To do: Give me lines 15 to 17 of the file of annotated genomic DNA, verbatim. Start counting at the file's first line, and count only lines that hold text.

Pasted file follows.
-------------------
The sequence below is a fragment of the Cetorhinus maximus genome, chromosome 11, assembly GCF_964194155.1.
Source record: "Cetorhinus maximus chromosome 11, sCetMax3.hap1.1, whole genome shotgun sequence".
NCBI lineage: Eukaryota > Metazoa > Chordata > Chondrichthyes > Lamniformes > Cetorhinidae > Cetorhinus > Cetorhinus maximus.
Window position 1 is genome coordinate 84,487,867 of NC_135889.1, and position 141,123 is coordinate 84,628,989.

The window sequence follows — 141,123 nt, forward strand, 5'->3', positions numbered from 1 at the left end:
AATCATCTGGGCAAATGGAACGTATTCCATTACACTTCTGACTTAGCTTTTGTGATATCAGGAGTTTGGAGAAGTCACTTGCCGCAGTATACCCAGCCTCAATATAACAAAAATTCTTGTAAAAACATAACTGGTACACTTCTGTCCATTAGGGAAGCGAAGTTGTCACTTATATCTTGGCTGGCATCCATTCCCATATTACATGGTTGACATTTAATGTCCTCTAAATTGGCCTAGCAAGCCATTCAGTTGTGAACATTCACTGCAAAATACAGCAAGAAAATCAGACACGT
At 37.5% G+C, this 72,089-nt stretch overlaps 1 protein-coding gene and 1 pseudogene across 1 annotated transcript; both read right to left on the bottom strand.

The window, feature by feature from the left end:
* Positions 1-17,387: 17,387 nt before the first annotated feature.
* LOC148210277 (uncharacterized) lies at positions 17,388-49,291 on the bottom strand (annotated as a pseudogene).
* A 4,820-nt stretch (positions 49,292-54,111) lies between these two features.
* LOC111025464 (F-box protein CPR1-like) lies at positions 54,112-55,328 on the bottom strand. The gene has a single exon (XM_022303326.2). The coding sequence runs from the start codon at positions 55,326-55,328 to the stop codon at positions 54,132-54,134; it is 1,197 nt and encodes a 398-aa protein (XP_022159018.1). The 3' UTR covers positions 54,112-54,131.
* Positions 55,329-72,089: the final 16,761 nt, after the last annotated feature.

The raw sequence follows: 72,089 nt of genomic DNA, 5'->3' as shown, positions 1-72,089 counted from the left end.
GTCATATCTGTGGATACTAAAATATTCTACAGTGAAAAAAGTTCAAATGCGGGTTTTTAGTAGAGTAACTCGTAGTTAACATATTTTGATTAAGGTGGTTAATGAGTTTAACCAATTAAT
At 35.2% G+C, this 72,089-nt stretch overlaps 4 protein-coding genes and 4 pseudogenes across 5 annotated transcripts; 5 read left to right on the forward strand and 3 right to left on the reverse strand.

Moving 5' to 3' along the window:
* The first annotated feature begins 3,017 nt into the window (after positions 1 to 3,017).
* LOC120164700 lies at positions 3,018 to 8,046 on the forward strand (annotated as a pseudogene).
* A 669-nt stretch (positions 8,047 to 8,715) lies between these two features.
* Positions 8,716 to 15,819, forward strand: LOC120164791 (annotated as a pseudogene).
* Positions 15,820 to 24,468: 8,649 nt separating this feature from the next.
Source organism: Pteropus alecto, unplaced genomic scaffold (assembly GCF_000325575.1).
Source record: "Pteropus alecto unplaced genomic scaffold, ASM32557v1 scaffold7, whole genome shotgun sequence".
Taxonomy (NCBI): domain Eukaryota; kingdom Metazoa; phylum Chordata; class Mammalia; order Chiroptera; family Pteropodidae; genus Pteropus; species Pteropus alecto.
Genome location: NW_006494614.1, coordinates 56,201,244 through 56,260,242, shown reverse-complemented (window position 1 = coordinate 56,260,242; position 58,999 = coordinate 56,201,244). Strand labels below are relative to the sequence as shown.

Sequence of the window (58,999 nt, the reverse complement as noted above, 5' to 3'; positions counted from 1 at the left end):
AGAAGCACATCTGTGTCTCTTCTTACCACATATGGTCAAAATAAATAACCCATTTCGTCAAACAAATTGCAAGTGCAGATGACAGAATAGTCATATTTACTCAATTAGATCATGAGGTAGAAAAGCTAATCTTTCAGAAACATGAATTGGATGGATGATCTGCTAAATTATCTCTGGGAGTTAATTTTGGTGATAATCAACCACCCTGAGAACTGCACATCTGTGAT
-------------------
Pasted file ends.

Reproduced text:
GTCATATCTGTGGATACTAAAATATTCTACAGTGAAAAAAGTTCAAATGCGGGTTTTTAGTAGAGTAACTCGTAGTTAACATATTTTGATTAAGGTGGTTAATGAGTTTAACCAATTAAT
At 35.2% G+C, this 72,089-nt stretch overlaps 4 protein-coding genes and 4 pseudogenes across 5 annotated transcripts; 5 read left to right on the forward strand and 3 right to left on the reverse strand.

Moving 5' to 3' along the window: